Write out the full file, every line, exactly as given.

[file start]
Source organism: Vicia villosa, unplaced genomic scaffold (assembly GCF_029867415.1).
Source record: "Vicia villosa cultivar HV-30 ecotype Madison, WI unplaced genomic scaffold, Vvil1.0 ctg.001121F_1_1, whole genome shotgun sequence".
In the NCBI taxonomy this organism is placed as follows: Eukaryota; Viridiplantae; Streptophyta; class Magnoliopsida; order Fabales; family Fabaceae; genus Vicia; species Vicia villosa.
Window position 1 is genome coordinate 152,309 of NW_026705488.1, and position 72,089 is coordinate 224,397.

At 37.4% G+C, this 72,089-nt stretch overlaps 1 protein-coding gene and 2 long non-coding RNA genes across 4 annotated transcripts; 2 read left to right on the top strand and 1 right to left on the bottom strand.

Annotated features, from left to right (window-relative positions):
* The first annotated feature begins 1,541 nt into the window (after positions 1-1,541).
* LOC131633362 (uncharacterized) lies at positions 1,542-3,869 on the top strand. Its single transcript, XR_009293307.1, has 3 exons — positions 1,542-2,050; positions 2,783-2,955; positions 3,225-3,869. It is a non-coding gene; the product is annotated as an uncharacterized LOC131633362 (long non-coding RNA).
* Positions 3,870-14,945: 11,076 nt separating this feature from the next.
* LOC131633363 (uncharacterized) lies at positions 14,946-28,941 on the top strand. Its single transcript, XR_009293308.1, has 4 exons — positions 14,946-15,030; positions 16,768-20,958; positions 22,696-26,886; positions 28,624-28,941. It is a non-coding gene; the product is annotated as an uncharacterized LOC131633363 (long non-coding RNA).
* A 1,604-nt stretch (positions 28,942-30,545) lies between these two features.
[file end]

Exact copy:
Source organism: Vicia villosa, unplaced genomic scaffold (assembly GCF_029867415.1).
Source record: "Vicia villosa cultivar HV-30 ecotype Madison, WI unplaced genomic scaffold, Vvil1.0 ctg.001121F_1_1, whole genome shotgun sequence".
In the NCBI taxonomy this organism is placed as follows: Eukaryota; Viridiplantae; Streptophyta; class Magnoliopsida; order Fabales; family Fabaceae; genus Vicia; species Vicia villosa.
Window position 1 is genome coordinate 152,309 of NW_026705488.1, and position 72,089 is coordinate 224,397.

At 37.4% G+C, this 72,089-nt stretch overlaps 1 protein-coding gene and 2 long non-coding RNA genes across 4 annotated transcripts; 2 read left to right on the top strand and 1 right to left on the bottom strand.

Annotated features, from left to right (window-relative positions):
* The first annotated feature begins 1,541 nt into the window (after positions 1-1,541).
* LOC131633362 (uncharacterized) lies at positions 1,542-3,869 on the top strand. Its single transcript, XR_009293307.1, has 3 exons — positions 1,542-2,050; positions 2,783-2,955; positions 3,225-3,869. It is a non-coding gene; the product is annotated as an uncharacterized LOC131633362 (long non-coding RNA).
* Positions 3,870-14,945: 11,076 nt separating this feature from the next.
* LOC131633363 (uncharacterized) lies at positions 14,946-28,941 on the top strand. Its single transcript, XR_009293308.1, has 4 exons — positions 14,946-15,030; positions 16,768-20,958; positions 22,696-26,886; positions 28,624-28,941. It is a non-coding gene; the product is annotated as an uncharacterized LOC131633363 (long non-coding RNA).
* A 1,604-nt stretch (positions 28,942-30,545) lies between these two features.